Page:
Monday, November 15, 2010

Talon - Neutralized (1984)

Talon whimpered onto a German scene in which they could damn well have exploded, given ideal circumstances, because they were a fairly solid entry into the field of melodic heavy/speed metal. Clearly drawing on the inspiration of NWOBHM acts (Raven, Judas Priest) and their countrymen Accept and the Scorpions, they possessed the hooks and the 'looks' to run in the circles of early Running Wild, Avenger, Sinner and Samain, but for some inexplicable reason they just never caught on, and now belong only in the province of treasure seekers and record collectors on and offline. Neutralized was their first and best offering, with a pretty potent slew of songs that balanced great guitar work and enthusiastic energy.

It starts off extremely strong, with the mighty mid pace gait of "Hatred Grows Slowly", huge Accept chords glistened with streaks of spry melody, as the bass pumps below and Peter Hader's resonant, accented vocals. Some might find it hard to get past the 'hand clap' in the chorus, but the chord pattern reminds me a lot of Running Wild, and I enjoy guitar riff in the bridge also. "Neutralized" picks up to speed metal territory, and this is probably one of the best on the album, with it's John Gallagher-like screaming and incendiary bridge melodies that hook you straight into that phenomenal mid-80s German bliss. These are joined the weighted hard rock of "Victims of Suicide", driving hesher force of "Backlash" and "To the Bitter Dregs", and two late bloomers "Hotter Than a 1000 Suns" and "Gale Warnings", for a fairly strong selection.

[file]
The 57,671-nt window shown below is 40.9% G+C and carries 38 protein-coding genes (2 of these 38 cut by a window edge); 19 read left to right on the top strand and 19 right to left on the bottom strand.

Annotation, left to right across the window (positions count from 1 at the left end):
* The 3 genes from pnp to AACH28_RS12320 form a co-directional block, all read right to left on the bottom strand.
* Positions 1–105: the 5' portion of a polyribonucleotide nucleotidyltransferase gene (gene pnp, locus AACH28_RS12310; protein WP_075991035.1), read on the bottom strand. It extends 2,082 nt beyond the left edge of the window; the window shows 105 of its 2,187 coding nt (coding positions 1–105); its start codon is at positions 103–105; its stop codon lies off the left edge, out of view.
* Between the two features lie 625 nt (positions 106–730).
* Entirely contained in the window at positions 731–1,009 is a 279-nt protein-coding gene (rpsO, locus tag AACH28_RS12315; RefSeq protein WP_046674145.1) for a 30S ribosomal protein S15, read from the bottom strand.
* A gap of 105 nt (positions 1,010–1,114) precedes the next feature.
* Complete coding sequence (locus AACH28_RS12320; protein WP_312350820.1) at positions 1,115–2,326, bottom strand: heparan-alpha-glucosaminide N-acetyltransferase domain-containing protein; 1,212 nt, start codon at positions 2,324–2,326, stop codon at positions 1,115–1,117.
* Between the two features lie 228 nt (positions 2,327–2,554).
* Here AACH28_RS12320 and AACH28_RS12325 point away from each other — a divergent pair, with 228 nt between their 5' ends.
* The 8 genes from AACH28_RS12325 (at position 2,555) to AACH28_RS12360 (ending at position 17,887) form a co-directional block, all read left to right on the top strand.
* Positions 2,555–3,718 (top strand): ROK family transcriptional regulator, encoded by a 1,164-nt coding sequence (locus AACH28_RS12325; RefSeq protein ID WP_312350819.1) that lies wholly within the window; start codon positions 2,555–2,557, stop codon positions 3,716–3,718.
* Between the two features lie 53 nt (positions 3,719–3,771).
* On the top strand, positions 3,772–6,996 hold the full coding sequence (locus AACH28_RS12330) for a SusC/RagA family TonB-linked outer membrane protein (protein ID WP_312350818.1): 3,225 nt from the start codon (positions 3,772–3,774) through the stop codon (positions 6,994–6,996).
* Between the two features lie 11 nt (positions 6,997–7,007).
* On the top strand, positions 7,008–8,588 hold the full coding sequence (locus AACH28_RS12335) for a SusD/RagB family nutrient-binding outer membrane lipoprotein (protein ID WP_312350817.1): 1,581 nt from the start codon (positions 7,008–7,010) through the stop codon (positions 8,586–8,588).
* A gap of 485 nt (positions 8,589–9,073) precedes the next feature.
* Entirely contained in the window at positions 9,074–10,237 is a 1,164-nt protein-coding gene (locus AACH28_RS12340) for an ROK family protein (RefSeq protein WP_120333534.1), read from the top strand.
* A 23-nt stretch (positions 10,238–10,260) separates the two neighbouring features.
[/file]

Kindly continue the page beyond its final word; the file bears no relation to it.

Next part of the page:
The album does have its weakness in the throwaway ballad "Time Could Not Heal", but there are also a pair of tracks here that remind me of Avenger (and Rage) that are quite good: "Overlords Supreme" and "Preacher of Evil", so overall, its almost completely consistent and enjoyable. The production here is airy and 80s, with the vocals loud and proud, but it still sounds good if you're accustomed to the period. The potential of the band was pretty obvious, though most of the songs don't quite compete with the band's peers. Talon could easily have drawn some appeal from the more commercial hard rock oriented scene that adored Scorpions or Bonfire, but they had heavier chops that compare more favorably to Zed Yago, and especially the band Samain, who had an even more limited career but were slightly superior to this.

Verdict: Win [7.5/10]

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